Church and community leaders from southwest Fresno said Monday they want to see more money from the state’s high-speed rail project devoted to helping unemployed Central Valley residents get the training they need to work on the project.
They plan to make their case Tuesday at the monthly meeting of the California High-Speed Rail Authority board in Sacramento.
About 30 people from churches, community groups and the Service Employees International Union, calling themselves the Voice of Including Community Equitably or VOICE, gathered Monday night at the West Fresno Family Resource Center to express their frustration that more hasn’t been done to train unemployed disadvantaged Valley residents for the project.
“The VOICE supports the high-speed rail and other infrastructure projects in as much as they play a role in making our communities better places to live,” said the Reverend Richard Daniels, pastor of Fellowship Missionary Baptist Church and one of the group’s leaders.
The Rev. Terone Dunbar, associate minister with Fellowship Missionary Baptist Church, said he had difficulty applying recently for an apprenticeship program at an electrical union. Despite his college degree, the union made him prove he had received a B in a high school algebra course before they would give him an application. Dunbar, who is black, said he felt uncomfortable when he was interviewed by five white men, one of whom was standing over him asking him questions. Dunbar said his interview score placed him at No. 144 on the apprenticeship list.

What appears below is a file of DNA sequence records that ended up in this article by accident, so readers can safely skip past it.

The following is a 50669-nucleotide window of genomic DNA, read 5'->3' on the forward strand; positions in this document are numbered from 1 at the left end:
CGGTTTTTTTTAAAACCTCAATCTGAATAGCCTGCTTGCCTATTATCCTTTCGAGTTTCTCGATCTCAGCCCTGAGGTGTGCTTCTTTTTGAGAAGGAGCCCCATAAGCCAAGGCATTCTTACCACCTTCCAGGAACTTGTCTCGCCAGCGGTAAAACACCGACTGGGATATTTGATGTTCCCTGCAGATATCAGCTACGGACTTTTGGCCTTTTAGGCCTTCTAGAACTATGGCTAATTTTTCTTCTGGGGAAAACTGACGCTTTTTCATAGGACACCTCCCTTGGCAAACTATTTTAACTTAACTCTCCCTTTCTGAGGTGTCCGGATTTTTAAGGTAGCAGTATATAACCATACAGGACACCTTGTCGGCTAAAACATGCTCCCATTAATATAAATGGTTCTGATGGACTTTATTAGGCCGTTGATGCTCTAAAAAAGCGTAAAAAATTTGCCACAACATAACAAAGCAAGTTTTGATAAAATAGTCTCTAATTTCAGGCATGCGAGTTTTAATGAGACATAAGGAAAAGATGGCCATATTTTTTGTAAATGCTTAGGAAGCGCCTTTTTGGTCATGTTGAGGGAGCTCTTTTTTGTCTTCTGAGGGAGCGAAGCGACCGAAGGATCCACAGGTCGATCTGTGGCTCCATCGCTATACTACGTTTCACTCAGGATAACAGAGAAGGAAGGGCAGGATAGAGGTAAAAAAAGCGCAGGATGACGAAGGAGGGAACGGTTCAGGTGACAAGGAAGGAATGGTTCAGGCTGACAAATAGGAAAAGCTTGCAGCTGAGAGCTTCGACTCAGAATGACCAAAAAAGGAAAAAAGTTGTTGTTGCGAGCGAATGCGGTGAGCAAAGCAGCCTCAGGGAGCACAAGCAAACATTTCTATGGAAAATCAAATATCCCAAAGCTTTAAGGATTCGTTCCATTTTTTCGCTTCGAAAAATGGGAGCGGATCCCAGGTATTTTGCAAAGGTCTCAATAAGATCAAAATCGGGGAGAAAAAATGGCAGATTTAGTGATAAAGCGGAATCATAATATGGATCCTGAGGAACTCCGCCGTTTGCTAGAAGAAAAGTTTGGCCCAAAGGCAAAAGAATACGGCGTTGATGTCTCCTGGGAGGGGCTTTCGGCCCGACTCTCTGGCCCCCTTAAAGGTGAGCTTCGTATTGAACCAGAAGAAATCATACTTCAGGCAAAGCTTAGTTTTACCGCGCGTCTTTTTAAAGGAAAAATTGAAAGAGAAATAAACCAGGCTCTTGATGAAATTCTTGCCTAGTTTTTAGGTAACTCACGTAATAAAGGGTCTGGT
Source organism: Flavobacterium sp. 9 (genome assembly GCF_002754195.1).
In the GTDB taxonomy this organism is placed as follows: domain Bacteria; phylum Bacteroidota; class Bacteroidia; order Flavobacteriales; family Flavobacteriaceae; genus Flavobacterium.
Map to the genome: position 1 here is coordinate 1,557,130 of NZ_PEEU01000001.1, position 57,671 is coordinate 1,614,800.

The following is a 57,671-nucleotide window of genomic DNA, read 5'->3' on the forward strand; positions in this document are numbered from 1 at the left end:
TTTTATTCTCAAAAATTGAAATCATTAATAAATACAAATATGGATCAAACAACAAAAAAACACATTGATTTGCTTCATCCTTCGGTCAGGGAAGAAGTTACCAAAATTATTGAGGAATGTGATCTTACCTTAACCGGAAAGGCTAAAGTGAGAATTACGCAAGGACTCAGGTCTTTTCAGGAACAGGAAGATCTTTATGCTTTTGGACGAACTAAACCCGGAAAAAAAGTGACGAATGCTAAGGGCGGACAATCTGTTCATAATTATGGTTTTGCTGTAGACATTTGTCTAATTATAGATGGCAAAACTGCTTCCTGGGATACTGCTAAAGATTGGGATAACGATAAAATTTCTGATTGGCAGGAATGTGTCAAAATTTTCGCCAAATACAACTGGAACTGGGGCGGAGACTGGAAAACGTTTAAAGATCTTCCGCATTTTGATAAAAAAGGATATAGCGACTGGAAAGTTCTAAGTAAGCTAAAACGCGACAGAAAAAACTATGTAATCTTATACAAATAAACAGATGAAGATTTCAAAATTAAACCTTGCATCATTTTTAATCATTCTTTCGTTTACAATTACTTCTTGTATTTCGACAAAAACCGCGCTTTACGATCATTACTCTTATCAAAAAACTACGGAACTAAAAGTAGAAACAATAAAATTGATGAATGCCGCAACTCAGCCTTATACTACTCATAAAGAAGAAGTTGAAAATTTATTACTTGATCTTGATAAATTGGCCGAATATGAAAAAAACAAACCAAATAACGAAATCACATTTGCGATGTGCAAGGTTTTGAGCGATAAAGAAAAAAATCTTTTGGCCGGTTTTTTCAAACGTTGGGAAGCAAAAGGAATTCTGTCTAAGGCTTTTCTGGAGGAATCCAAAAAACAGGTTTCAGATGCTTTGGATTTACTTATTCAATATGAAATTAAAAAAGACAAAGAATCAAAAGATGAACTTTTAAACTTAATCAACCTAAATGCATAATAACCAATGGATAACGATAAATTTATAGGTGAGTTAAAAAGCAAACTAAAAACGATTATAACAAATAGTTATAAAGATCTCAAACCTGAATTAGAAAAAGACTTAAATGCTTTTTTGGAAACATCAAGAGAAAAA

While he hasn’t gotten an apprenticeship through the union, with the help of the West Fresno Family Resource Center he got a job working at a solar plant in Tranquillity that he hopes could help him eventually land a permanent job.
Members of the group said they don’t want training standards lowered, but they want to ensure that the high-speed rail project allocates enough job training dollars to ensure economically disadvantaged people are not overlooked.
The Fresno Regional Workforce Investment Board has taken the lead on linking workers to apprenticeships with the help of state grant funds.
But Leroy Candler with SEIU said the Workforce Investment Board has not trained enough people. He said the board received a $1.5 million state grant to fund worker training, but has only trained 22 workers.
Blake Konczal, executive director of the Fresno County Workforce Investment Board, said that the $1.5 million grant was distributed among five counties: Fresno, Stanislaus, Mono, Inyo and Kern. Fresno County received $500,000 for pre-apprenticeship training, Konczal said.
To date, he said, 100 trainees from Fresno have been accepted into the program. Konczal cited lack of construction on the rail project as why few high-speed rail jobs have materialized so far. .